I remember landing in Taiwan and feeling less frightened than when I landed in Japan because now I could talk with the people," recalls Haim, "but still it was a new place with new people. I didn't know anyone and I had been told in Japan that some masters I may want to study with wouldn't even speak to me. I saw a beautiful girl practicing in a park. I started talking to her eventually she introduced me to her teacher Kou Ting-Hsien that became my teacher."

That young woman, Shiu Lien - Alien, became his wife some years later. Petite Alien Bender, a descendant of Emperor Lui Bay, is skilled in the Frolic of the Five Animals. When she ! begins a lesson, you know she's in charge. Feisty and strong, she demonstrates movements with gracefulness and control. Her formal study of the Five Animals began as a child, pretending to be different animals as most children around the world do, and became more formal at age 7 when she was enrolled in a private school for three hours a day after regular school hours.

She is the first Taiwanese national given permission to teach the ancient healing art of The Five Animals outside of mainland Taiwan to Westerners. The Frolic of the Five Animals is just what the name implies, mimicking the play and stance of five specific animals for the purpose of strengthening and cleansing the internal organs and restoring the "Chi" - life energy. The animals studied are the tiger for the lungs, the monkey for the spleen, the bear for the liver, the stork for the heart and the deer for the kidneys.


Alien says most westerners cannot go immediately into Five Animals training after many years of inactivity. She begins her courses with a two month study of Pa Tuan Jin, a series of stretching movements that prepare the body for the more strenuous Five Animals discipline. Students practice one or two hours a week in a class with Alien, but must practice at home everyday, preferably in the morning, to see the greatest benefits. The exercises are easy to do at home and require no special clothing.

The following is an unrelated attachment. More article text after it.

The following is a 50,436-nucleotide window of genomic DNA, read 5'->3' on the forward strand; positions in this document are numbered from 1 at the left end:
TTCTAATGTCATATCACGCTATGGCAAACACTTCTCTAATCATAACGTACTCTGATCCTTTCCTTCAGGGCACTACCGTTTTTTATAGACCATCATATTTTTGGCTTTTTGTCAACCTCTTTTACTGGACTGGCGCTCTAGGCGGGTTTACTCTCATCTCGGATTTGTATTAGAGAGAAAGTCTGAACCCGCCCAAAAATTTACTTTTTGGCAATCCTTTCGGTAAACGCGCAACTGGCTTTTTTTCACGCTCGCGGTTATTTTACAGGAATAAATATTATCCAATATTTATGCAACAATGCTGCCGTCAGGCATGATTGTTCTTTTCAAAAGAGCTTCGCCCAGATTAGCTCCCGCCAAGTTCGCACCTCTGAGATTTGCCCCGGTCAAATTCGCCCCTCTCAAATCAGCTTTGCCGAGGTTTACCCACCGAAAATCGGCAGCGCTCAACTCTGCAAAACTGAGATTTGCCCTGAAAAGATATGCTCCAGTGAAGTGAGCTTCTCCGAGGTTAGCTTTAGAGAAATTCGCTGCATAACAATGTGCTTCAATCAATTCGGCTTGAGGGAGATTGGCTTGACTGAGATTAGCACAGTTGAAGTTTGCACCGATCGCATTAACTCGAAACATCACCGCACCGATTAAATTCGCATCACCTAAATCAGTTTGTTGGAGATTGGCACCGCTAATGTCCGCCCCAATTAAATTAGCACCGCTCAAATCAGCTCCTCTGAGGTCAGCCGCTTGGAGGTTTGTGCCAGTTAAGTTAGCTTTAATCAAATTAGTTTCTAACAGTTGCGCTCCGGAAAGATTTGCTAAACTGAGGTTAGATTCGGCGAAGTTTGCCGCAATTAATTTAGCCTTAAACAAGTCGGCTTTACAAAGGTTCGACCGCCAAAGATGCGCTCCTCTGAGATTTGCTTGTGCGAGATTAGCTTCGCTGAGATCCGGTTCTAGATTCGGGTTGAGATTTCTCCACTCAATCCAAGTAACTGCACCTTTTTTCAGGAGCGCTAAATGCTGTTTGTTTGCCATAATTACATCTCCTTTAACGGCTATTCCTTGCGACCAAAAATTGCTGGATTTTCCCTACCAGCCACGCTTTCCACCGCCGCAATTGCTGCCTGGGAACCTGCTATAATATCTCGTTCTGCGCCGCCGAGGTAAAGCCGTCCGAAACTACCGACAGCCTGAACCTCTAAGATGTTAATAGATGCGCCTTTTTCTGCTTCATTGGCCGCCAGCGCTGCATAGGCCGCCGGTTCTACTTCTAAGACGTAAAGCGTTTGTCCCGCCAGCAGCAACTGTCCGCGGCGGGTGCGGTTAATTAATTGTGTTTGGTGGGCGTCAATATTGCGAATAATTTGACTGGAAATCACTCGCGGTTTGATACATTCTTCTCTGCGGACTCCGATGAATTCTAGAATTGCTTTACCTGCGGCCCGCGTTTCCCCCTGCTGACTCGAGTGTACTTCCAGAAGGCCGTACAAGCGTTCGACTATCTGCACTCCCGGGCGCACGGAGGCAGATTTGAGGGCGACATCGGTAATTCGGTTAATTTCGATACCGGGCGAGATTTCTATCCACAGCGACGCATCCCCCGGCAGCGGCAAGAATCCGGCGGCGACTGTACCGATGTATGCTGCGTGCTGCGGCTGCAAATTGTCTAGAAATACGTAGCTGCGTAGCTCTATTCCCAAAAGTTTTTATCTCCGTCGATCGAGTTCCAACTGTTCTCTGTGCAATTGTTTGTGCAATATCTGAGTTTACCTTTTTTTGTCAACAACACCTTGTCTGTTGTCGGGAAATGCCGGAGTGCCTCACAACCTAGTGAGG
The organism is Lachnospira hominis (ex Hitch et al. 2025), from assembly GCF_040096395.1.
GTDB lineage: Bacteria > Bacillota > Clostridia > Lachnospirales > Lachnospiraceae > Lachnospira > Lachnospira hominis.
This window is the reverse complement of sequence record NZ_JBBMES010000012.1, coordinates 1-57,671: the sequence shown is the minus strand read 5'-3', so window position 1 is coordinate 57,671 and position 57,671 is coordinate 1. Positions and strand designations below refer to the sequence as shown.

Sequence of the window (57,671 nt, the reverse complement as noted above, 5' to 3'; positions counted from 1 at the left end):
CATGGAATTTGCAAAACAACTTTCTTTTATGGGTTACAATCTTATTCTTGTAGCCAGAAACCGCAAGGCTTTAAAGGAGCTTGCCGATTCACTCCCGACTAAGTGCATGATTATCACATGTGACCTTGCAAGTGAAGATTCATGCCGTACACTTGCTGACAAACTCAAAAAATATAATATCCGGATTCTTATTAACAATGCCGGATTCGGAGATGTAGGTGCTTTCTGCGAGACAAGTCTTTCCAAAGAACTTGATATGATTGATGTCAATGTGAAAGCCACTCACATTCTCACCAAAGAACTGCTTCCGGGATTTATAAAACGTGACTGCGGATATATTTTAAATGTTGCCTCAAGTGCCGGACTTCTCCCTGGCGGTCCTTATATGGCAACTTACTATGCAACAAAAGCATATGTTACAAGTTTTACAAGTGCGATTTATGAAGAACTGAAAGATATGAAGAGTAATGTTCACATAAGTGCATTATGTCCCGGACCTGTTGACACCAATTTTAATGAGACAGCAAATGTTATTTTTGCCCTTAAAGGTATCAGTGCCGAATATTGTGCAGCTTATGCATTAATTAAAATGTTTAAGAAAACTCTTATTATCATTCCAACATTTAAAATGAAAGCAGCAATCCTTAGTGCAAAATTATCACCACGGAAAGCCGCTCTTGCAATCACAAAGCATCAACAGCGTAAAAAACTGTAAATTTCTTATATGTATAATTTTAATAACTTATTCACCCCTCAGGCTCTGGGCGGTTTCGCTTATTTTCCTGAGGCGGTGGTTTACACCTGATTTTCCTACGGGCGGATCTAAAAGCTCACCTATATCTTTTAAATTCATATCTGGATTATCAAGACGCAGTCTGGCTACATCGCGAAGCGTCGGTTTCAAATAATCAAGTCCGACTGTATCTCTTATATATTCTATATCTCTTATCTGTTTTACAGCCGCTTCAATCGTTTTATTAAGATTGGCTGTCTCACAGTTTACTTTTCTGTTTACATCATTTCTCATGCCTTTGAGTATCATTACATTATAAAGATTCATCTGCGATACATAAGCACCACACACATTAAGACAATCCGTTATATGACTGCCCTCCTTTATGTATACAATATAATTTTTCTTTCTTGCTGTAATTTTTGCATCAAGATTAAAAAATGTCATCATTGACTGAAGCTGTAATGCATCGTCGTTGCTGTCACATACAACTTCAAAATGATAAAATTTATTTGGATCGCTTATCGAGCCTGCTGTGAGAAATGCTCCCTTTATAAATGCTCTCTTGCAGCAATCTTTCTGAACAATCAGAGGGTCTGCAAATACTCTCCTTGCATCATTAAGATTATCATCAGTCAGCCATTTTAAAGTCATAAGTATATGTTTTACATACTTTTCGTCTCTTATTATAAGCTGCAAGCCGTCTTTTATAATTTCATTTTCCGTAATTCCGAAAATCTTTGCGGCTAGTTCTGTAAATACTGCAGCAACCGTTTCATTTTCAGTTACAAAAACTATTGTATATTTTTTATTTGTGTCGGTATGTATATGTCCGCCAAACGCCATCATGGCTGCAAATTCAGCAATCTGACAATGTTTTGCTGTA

Later Haim tells me his earliest memory is of wanting to be a doctor because he didn't like the feeling of being sick. He once believed that only a doctor could keep or stop people from experiencing the trauma of illness. Today, he believes the individual has to improve himself with exercise, relaxation techniques and a positive mental attitude.

The Hua Tuo Center, which they established, is Haim and Alien's way of living. They stress moderation in all things, and their aim is to help anyone with a sincere desire grow and ! maintain vibrant health.

"In Tai Chi, which is not using force or physical strength but inner strength, I saw something that you keep on doing and at which you become better and better at all the time," Haim observes.

"You're not limited by size, you're not limited by strength and you're not limited by age. If you are healthy, you grow stronger and more relaxed, but if you have a disease like arthritis, then you can see a vast difference. People who have arthritis after about 3 months of Tai Chi can feel a positive difference if they practice seriously. When you start to experience positive results after studying Tai Chi and The Five Animals that is what's called "green" health, it is not completely ripened. You must continue to strengthen yourself so that you feel joy and peace, free from any pain, that is real health."

 

Published in "The Jerusalem Post" on April 16, 1998

 

 

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* Number One Native Son: Haim Bender

 


* Haim Bender practicing the Tai Chi form.

 

pushing hands

pushing hands

pushing hands
* practicing the Tai Chi form.

 

 

 

 

 

 

 

 

 

* Shiu-Lien Bender demonstrates the frolics of the five animals.

 


* Kou Ting-Hsien practicing the frolics of the five animals.